Climate skeptics lose their cool

Friends become enemies as a scientist expected to cast doubt on global warming trends does the exact opposite

Published April 1, 2011 6:08PM (EDT)

Is there anything angrier than a climate skeptic scorned? On March 6, Anthony Watts, operator of Watt's Up With That, one the most industrious global-warming-is-not-happening (and if it is, it certainly isn't caused by humans) websites on the Internet, expressed his high hopes that a new review of surface temperature data conducted by University of California, Berkeley, scientists would bring real clarity to what's been happening to the earth's climate in the last century. He pronounced himself delighted at the project's pledge that its review would be "open source, fully transparent, and replicable."

All good things, to be sure, but one suspects, given the general thrust of Watts Up With That? that Watts' real hope was that the new round of data crunching would undermine the consensus climate-scientist interpretation of available data indicating that the Earth has been steadily warming. But Watts, seemingly, was ready to be disappointed.

And, I'm prepared to accept whatever result they produce, even if it proves my premise wrong.

But that was before the lead scientist on the project, Richard Muller, testified on Thursday at a House Science, Space and Technology Committee hearing.

From the New York Times:

BEST's preliminary results show a warming trend of 0.7 degrees Celsius since 1957. That result, which Muller called "unexpected," is similar to the findings of independent analyses by NASA, the National Oceanic and Atmospheric Administration and the U.K. Hadley Centre.

Watts has long been a vocal adherent of the theory that existing temperature data shouldn't be trusted, because urbanization has created "heat islands" that have artificially influenced temperature readings at locations that used to be rural. But Muller slapped that theory down.

"The world temperature data has sufficient integrity to be used to determine temperature trends," Muller told the House Science, Space and Technology Committee.

The reaction from Watts Up With That was swift and furious.

With his testimony, Dr. Muller has totally destroyed any credibility he might have had with me. He might be able to rebuild it by explaining his strange numbers. But to give that kind of erroneous testimony, not in a random paper he might written quickly, but to Congress itself, marks him to me as a man driven by a very serious agenda, a man who doesn't check his work and who pays insufficient attention to facts in testimony. I had hoped we wouldn't have another temperature record hag-ridden by people with an axe to grind -- foolish me.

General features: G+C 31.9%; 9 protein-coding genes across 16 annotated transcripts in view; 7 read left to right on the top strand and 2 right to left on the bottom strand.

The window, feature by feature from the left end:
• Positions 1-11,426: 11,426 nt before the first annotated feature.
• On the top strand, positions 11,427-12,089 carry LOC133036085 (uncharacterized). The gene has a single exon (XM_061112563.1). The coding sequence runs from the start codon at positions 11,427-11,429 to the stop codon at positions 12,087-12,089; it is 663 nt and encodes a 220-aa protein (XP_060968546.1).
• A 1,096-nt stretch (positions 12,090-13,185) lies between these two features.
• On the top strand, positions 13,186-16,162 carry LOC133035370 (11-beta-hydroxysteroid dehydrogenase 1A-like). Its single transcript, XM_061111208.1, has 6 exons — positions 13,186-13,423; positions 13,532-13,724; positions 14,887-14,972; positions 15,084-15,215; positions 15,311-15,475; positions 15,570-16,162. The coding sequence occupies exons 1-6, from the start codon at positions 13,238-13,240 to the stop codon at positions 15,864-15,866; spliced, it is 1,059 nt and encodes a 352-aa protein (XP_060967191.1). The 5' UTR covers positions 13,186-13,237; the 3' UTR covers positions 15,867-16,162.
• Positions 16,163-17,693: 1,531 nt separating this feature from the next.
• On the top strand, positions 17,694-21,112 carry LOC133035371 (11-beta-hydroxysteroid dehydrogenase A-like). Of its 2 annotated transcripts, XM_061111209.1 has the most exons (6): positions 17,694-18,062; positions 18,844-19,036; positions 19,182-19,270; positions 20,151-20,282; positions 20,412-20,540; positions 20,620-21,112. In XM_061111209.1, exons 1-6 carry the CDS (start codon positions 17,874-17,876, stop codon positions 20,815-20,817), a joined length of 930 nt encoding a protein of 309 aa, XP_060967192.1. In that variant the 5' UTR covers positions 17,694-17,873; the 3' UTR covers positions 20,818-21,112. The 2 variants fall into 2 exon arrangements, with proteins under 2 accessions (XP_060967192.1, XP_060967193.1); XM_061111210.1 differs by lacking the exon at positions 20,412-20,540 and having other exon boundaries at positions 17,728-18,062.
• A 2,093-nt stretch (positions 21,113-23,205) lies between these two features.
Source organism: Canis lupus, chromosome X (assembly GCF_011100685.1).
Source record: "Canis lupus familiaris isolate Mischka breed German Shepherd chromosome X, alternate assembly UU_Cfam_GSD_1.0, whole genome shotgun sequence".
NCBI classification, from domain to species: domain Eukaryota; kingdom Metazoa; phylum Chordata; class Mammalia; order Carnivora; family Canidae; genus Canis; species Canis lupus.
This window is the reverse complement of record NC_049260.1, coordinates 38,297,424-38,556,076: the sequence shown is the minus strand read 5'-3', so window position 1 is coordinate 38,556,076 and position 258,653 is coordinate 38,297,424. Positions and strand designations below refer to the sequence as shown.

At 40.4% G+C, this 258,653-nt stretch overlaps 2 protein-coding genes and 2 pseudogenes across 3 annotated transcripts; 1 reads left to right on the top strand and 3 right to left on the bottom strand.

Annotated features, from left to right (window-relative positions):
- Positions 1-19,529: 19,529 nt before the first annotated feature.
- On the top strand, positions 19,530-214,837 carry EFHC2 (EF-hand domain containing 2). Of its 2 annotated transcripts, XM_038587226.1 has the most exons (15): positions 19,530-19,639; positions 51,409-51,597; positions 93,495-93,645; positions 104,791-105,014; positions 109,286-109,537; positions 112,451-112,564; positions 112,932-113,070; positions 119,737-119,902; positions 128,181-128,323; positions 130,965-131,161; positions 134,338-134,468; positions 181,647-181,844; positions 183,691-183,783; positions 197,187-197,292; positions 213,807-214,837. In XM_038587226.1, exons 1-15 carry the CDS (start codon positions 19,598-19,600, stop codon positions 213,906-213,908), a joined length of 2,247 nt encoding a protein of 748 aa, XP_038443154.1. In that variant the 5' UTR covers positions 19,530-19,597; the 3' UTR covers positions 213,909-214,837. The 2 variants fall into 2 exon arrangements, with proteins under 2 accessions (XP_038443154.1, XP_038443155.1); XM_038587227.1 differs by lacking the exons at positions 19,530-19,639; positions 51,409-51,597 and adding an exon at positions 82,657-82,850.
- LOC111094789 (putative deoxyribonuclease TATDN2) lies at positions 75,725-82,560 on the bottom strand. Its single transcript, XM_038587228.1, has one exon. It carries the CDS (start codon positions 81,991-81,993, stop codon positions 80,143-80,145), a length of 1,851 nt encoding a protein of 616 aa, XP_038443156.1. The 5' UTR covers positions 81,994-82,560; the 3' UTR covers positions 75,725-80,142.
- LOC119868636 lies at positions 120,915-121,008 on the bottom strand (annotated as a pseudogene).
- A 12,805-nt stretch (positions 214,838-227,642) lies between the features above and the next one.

... That is taking unfair advantage of your fifteen minutes of fame. Show your work and numbers like anyone else and we'll evaluate them. Then you may be able to crow, or not, before Congress. But to stand up before Congress as an expert witness and refer solely to your own unpublished, uncited, and unverifiable claims? Sorry, but if you want to make that most public scientific claim, that bad siting doesn't affect temperature trends, you have to show your work just like anyone else. If you want to make that claim before Congress, then PUBLISH YOUR DATA AND CODE like the rest of us mortals. Put your results where your mouth is, or if not, leave it out of your Congressional testimony. Why is that not obvious?

The hilarious thing about all this is that scientists who do think global warming is happening have also been critical of Muller's project, in part because his research has yet to be published or peer-reviewed -- which is essentially the same complaint that the skeptics have. So I'm look forward to seeing the feeding frenzy continue as more data from Muller's project is released. But judging by the character assassination currently splashed all over another prominent skeptic site, Marc Morano's Climate Depot, Richard Muller has a long way to go before he makes any new friends in the skeptic community. And I'll bet he's getting a lot of unfriendly emails today.

UPDATE: An explanation of why Watts Up With That was unhappy with this post, and further analysis of why climate skeptics are so upset with Muller. 

By Andrew Leonard

Andrew Leonard is a staff writer at Salon. On Twitter, @koxinga21.

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